Ten years of sanctions have failed to oust Saddam. But they're killing Iraq

'Sanctions and bombings are creating new generations of young Iraqis who hate the West'
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The Independent Online

Ten years. Ten years is a long time. And it is ten, slow, bleeding years this week since the UN sanctions against Iraq were imposed following the Gulf War. The First World War lasted only four years; the Second, six. Yet these historical events feel massively more extended than they actually were because we are, quite understandably, never allowed to forget them. All I am comparing here is time. When it comes to Iraq, time has lost all meaning, vapourised into nothingness, because there is barely any public consciousness of what has been happening in that country.

Ten years. Ten years is a long time. And it is ten, slow, bleeding years this week since the UN sanctions against Iraq were imposed following the Gulf War. The First World War lasted only four years; the Second, six. Yet these historical events feel massively more extended than they actually were because we are, quite understandably, never allowed to forget them. All I am comparing here is time. When it comes to Iraq, time has lost all meaning, vapourised into nothingness, because there is barely any public consciousness of what has been happening in that country.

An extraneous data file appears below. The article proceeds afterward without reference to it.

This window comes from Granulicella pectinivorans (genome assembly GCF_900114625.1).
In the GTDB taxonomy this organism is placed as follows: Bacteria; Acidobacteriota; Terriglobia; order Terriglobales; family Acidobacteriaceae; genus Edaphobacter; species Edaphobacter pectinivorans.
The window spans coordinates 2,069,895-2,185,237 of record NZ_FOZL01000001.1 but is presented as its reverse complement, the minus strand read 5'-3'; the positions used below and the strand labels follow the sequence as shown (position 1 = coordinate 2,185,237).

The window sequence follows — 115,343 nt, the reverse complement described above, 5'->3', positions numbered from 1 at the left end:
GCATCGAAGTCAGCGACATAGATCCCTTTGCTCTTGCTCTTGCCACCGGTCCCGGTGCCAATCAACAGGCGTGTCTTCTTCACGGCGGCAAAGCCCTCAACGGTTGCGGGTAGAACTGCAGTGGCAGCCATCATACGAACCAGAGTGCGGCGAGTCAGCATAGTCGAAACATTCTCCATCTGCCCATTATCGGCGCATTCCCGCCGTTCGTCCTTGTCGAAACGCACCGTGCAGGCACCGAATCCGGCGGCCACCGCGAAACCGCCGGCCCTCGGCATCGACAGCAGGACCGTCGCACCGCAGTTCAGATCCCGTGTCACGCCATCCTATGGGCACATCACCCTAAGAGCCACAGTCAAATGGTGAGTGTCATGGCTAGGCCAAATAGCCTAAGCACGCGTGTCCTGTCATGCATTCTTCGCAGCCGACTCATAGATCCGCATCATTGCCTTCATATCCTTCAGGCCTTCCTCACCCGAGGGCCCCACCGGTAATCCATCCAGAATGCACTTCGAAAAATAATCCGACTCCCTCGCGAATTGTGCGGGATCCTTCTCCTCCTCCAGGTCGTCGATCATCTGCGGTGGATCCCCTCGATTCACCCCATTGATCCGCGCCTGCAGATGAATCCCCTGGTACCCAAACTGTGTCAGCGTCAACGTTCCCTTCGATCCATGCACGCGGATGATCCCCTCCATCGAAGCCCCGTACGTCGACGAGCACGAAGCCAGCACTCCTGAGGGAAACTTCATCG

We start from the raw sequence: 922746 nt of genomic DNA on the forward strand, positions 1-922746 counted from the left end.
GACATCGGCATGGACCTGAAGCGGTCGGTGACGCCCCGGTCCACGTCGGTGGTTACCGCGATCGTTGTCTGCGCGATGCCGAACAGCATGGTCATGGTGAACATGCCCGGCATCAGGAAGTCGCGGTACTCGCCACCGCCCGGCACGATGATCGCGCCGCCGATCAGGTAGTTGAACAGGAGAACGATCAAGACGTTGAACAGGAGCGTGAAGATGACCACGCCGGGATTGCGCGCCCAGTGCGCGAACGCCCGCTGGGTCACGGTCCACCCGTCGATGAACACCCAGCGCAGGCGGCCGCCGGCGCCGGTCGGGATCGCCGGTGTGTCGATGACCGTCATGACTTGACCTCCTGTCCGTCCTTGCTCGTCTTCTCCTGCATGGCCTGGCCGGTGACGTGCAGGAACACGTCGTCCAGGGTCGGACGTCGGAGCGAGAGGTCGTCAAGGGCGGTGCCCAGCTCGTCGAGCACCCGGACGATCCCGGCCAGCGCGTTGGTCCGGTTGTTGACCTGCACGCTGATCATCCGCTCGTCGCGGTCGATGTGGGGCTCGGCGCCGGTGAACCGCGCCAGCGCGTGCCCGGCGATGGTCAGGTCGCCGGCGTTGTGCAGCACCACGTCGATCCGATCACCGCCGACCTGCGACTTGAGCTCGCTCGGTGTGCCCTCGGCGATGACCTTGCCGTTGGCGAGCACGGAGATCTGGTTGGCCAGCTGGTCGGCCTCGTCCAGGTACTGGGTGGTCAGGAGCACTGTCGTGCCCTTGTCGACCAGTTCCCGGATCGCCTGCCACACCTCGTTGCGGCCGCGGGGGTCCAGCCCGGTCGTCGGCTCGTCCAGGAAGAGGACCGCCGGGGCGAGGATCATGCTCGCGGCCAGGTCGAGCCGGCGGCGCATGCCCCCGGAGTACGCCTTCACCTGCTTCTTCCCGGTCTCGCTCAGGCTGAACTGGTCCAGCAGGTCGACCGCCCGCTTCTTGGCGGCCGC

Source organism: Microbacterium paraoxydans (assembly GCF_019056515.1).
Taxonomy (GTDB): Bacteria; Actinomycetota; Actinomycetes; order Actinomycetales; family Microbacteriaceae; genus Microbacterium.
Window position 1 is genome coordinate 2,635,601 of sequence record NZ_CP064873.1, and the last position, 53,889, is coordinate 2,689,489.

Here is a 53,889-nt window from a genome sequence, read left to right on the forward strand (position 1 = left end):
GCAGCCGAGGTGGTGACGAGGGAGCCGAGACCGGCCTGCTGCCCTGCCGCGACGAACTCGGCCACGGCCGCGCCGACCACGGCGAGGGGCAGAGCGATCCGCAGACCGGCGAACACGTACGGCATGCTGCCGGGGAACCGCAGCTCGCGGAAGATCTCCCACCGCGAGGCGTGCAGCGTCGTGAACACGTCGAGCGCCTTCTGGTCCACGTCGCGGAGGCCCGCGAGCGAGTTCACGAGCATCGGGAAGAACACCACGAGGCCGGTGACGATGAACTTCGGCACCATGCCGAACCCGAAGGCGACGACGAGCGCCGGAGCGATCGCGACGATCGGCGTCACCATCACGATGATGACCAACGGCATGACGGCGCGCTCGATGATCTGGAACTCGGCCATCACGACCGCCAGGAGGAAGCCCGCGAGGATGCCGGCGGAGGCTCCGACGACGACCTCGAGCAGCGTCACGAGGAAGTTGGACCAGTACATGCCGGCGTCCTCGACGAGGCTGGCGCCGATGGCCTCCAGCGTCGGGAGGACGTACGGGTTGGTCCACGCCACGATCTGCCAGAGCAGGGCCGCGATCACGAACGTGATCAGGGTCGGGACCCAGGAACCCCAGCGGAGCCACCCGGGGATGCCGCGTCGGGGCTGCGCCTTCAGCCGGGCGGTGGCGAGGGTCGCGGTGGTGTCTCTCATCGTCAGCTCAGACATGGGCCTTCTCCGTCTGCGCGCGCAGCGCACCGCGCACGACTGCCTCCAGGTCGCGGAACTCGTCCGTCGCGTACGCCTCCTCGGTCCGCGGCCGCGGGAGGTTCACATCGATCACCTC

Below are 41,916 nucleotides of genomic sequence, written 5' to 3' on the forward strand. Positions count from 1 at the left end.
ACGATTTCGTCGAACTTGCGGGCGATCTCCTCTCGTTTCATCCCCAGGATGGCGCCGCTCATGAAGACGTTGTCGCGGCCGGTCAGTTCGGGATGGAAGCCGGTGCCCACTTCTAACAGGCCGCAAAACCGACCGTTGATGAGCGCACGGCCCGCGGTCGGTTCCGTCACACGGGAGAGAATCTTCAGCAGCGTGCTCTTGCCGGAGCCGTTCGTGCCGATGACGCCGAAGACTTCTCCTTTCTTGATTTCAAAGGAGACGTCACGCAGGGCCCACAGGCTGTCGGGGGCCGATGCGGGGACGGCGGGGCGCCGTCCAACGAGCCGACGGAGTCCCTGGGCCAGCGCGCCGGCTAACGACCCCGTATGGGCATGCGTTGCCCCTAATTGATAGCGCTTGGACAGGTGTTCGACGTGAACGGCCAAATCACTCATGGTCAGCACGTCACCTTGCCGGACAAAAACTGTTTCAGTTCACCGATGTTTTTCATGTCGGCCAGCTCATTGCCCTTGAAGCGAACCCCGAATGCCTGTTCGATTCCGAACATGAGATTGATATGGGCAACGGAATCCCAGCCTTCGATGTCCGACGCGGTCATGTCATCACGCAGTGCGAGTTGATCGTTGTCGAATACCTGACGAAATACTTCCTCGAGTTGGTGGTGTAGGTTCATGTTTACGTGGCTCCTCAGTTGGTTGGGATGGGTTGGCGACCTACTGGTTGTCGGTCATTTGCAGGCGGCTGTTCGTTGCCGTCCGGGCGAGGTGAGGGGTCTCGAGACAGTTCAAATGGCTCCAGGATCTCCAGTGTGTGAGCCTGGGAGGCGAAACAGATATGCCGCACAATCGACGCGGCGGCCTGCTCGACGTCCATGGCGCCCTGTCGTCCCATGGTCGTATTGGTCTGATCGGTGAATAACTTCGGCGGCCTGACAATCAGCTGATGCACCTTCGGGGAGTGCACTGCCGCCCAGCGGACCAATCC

The consequences of the draconian UN sanctions policy are there for all to see if they choose to look. The mortality rate for children under five has risen from 48 per thousand in 1990 to 125 per thousand in 1999. One in four children is under-nourished, a rise of 73 per cent since 1991. The UN sanctions committee has the right to veto anything from getting to Iraq. Today you cannot get books, envelopes or paints for children. The infrastructure has been demolished. Iraqi doctors, physiotherapists, lawyers, writers, have had to sell almost everything they own to buy basic necessities.

One of the most powerful images of this is a picture taken by photographer Karen Robinson showing a line of loved dolls propped up against a pavement waiting to be sold by desperate families. In 1996, the American journalist Lesley Stahl asked Madeleine Albright if she was concerned that more children appeared to have died in Iraq than in Hiroshima. She replied: "I think this is a very hard choice, but the price - we think is worth it."